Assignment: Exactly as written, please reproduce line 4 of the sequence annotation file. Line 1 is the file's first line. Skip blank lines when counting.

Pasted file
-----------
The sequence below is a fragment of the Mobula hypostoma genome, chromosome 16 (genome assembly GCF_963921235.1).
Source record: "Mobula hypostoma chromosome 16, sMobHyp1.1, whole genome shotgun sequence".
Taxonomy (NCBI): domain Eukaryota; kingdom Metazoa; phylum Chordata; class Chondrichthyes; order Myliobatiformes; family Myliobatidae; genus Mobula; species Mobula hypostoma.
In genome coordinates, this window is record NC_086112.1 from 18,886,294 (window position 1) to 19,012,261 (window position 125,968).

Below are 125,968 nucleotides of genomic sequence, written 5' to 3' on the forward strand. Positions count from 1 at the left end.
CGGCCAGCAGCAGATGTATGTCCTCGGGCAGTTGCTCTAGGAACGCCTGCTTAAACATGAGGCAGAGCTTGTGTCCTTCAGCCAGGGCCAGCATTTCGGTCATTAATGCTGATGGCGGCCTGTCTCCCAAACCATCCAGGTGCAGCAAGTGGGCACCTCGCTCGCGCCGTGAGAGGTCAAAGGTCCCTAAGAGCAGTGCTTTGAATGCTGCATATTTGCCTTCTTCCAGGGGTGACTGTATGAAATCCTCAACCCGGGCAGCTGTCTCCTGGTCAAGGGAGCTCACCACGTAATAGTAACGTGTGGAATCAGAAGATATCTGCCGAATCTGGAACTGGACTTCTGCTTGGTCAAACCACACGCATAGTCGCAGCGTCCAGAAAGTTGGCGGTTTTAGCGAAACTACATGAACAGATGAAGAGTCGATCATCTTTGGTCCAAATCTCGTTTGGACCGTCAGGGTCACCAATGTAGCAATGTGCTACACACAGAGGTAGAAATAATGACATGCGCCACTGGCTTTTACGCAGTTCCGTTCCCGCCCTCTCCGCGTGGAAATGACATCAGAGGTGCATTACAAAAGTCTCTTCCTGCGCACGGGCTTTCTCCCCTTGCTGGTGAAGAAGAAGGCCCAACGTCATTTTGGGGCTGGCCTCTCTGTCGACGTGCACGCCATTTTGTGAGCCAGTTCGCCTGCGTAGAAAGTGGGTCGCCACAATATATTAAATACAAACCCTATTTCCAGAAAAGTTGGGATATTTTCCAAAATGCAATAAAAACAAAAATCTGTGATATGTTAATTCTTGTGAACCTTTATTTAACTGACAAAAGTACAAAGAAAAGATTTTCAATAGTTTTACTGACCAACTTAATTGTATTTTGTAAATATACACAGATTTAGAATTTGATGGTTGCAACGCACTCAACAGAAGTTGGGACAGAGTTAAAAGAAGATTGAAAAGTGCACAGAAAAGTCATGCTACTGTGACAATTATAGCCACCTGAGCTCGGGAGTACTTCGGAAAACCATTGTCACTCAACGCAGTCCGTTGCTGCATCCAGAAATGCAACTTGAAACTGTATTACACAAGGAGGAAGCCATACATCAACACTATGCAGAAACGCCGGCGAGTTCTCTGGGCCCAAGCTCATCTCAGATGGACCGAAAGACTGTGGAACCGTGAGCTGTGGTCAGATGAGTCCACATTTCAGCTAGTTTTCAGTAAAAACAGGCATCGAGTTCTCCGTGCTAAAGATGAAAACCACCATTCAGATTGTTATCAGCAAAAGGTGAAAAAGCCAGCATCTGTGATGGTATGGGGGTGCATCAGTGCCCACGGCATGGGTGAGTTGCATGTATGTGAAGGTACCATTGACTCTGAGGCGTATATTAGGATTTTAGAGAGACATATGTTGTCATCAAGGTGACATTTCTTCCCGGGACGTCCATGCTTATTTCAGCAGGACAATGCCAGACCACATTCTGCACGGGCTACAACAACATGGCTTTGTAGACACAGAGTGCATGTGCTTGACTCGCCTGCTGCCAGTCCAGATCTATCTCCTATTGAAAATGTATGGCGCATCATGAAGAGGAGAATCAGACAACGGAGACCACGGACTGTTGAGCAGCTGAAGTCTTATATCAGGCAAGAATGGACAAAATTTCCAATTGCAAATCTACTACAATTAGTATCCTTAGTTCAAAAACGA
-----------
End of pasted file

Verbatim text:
In genome coordinates, this window is record NC_086112.1 from 18,886,294 (window position 1) to 19,012,261 (window position 125,968).